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Article
March 1943

THE SOLID CARBON DIOXIDE-FERRIC CHLORIDE TECHNIC FOR HEMOSTASIS: EXPERIMENTAL STUDY OF ITS EFFECTIVENESS IN BRAIN, VISCERA AND SUPERIOR SAGITTAL SINUS

Author Affiliations

NEW YORK
From the Department of Neurology, Columhia University, College of Physicians and Surgeons, and the Neurological Institute of New York.

Arch Surg. 1943;46(3):386-394. doi:10.1001/archsurg.1943.01220090081006
Abstract

A new technic has been developed with experimental animals for the control of bleeding from the cross-sectional surfaces of vessels in the brain and the viscera, as encountered after excision of blocks of tissue, and from lacerations of the superior sagittal sinus. At this time this procedure may have special application in war surgery.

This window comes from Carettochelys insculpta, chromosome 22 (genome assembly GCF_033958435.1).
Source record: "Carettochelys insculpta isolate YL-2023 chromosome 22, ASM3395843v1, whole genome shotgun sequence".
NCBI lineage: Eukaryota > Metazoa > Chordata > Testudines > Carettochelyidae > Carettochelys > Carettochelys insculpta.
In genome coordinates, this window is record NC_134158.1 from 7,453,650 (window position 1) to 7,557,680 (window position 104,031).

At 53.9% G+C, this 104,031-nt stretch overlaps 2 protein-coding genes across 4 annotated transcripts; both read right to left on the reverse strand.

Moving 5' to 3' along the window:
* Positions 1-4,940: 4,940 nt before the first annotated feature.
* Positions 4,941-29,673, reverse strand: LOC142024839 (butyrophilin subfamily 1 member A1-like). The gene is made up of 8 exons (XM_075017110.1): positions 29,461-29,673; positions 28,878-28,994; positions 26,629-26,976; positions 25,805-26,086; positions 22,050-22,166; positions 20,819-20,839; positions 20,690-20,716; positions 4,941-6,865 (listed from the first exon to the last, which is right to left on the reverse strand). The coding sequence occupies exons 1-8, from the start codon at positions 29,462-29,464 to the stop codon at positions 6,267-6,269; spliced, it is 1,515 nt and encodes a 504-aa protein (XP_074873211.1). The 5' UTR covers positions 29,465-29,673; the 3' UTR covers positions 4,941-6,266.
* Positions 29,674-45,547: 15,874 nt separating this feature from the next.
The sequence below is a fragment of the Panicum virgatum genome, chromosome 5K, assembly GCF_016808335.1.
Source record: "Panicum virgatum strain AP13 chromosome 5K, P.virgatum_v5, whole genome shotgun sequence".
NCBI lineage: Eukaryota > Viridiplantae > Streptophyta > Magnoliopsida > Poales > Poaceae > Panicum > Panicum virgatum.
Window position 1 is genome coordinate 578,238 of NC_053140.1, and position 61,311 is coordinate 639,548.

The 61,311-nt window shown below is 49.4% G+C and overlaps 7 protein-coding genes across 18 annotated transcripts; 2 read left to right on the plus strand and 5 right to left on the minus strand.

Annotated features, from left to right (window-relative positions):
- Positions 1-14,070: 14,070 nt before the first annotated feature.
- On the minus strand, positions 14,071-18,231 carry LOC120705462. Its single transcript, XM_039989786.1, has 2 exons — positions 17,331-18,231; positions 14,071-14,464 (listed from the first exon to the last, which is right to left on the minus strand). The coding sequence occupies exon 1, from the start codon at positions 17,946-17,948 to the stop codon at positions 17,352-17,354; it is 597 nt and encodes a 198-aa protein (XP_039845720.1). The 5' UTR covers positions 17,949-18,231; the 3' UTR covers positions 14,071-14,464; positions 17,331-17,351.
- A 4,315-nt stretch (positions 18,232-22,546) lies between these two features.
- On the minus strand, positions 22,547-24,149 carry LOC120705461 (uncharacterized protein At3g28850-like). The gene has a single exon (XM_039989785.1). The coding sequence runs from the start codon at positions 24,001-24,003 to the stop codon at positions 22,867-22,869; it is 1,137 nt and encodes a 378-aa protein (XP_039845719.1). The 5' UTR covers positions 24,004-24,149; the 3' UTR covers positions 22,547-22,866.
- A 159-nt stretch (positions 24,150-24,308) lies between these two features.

In a report on a new method of excising blocks of brain tissue with minimal bleeding by means of liquid nitrogen and a mechanical device, Koskoff and his associates1 stated: "The slight hemorrhage which usually follows the removal of the instrument is easily controlled by pouring a small amount of liquid nitrogen into the bleeding area. This congeals the blood and a dry crater remains." In an earlier paper2 I have discussed the effects of low temperature freezing on cerebral and vascular tissues. This type of refrigeration preserves cell structure; the tissues return to

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